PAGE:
Ogou left his chwals and then Gede slipped into the head of someone who Ogou had been riding. Gede is a special case during the kanzo process in that he can’t be part of the kanzo process. He is the only family of lwa not welcome in the djevo during kanzo and the only lwa new initiates are prohibited from dealing with for a specific period post-kanzo. So, he gets his attention before and after. He is also a spirit who can come at anytime during the regleman/ritual order and is known to be an opportunist by doing things like slipping in behind another lwa as they leave.

So, Gede popped into S’s head right in front of me and the drums suddenly changed to accommodate him, moving from the militaristic beats for Ogou to Gede’s banda. He grabbed my Manmi’s natural daughter and danced with her until it was judged that he was getting far too handsy with her (she is only 16) and she got yanked away from him, not unlike the crook coming out from backstage and pulling a performer out of the spotlight.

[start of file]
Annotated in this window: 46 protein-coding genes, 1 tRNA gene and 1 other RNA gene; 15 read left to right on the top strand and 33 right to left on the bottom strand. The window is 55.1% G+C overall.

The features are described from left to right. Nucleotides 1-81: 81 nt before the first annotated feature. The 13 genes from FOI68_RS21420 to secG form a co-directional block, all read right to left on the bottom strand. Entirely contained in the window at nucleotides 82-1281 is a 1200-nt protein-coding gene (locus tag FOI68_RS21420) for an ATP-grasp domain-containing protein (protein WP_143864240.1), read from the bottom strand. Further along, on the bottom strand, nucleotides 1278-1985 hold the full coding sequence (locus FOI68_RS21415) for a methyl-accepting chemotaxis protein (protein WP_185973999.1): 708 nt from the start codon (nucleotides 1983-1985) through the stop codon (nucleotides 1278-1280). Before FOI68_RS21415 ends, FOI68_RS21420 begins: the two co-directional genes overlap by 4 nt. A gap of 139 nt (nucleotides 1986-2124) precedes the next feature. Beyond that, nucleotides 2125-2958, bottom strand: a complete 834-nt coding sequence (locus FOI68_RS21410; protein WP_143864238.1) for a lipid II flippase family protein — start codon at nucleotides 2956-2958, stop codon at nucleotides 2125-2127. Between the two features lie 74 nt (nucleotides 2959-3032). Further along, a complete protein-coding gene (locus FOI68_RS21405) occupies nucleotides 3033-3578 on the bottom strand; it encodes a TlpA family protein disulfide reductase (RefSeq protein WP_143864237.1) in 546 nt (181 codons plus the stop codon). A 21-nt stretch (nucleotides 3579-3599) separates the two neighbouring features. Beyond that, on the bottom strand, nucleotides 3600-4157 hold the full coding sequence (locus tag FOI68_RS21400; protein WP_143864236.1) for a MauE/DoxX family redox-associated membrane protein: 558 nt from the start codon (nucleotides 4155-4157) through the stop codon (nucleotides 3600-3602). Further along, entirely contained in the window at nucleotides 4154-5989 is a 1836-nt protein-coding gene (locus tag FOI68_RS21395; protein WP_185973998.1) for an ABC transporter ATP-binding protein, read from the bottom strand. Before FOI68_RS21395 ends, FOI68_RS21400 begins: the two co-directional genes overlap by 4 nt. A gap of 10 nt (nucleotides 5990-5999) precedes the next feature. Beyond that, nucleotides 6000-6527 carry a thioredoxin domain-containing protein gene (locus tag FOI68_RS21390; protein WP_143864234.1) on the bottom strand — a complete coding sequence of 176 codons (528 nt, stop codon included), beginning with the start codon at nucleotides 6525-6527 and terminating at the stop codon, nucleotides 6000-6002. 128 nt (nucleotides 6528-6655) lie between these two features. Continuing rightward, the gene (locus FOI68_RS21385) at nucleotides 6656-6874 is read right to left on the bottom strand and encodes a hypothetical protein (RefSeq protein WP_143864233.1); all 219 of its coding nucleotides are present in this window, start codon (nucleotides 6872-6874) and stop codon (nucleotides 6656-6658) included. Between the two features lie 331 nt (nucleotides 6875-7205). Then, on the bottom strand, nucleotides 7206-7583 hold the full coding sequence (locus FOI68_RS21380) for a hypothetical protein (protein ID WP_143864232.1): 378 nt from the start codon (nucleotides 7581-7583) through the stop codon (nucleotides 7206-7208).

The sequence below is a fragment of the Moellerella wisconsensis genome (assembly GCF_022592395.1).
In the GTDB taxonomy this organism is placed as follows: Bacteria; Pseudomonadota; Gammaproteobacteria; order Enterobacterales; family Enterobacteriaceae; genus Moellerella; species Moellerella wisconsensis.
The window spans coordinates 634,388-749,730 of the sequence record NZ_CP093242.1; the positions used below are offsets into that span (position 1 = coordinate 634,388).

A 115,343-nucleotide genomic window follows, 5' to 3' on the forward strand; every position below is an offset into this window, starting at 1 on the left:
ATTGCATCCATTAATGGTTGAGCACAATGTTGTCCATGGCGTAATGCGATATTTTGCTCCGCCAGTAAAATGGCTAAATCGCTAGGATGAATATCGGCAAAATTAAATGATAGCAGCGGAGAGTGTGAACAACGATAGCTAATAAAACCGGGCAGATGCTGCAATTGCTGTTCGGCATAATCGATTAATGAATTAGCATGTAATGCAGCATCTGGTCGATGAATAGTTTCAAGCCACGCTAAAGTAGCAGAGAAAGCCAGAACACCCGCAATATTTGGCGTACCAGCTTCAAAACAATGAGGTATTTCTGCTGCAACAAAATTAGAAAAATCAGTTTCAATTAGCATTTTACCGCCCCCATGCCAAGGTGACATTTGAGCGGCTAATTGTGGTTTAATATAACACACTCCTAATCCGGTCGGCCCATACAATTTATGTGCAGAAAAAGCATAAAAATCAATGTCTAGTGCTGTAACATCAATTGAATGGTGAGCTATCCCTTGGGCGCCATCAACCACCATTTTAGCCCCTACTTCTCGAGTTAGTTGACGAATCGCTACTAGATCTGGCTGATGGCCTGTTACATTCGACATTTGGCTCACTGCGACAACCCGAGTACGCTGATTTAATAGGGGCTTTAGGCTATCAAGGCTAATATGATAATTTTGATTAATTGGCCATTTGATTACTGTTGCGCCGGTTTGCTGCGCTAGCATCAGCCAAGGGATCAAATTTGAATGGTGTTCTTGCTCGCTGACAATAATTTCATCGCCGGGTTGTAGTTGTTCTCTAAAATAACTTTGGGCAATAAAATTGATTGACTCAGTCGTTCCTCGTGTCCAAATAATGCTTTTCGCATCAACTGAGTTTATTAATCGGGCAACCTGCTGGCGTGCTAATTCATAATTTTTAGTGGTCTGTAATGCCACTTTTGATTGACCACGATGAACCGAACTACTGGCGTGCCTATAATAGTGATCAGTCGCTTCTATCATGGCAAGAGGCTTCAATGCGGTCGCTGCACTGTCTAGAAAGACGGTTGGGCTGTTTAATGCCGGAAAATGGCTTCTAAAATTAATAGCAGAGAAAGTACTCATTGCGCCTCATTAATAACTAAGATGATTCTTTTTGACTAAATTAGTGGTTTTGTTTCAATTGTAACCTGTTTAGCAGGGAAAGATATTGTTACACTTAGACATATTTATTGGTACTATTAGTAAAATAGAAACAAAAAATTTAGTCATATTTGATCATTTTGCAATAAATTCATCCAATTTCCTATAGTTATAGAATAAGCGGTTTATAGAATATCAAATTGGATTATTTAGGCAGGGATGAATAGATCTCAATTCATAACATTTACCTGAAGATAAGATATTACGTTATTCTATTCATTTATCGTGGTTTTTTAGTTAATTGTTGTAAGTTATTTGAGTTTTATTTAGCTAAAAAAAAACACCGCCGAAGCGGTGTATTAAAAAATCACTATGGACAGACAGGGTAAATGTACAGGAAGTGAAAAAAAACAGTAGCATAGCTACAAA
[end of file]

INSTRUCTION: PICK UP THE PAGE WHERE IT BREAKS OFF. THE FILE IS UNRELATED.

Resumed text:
Even though Ogou was gone, I hadn’t really moved yet and was content to watch Gede dance. Gede, however, was not content for me to watch and beckoned me forward, much to my horror.

When Gede (or any lwa, really) calls you forward, you answer, so I stepped up much to the amusement of the temple full of Haitians. I was the only blan/white there and now I was front and center with Gede. White folks often do several things when pulled forward like that–they either stand stone still and act super embarrassed, or they run away as soon as possible. I decided that I was all in, and so was going to go all the way in with him.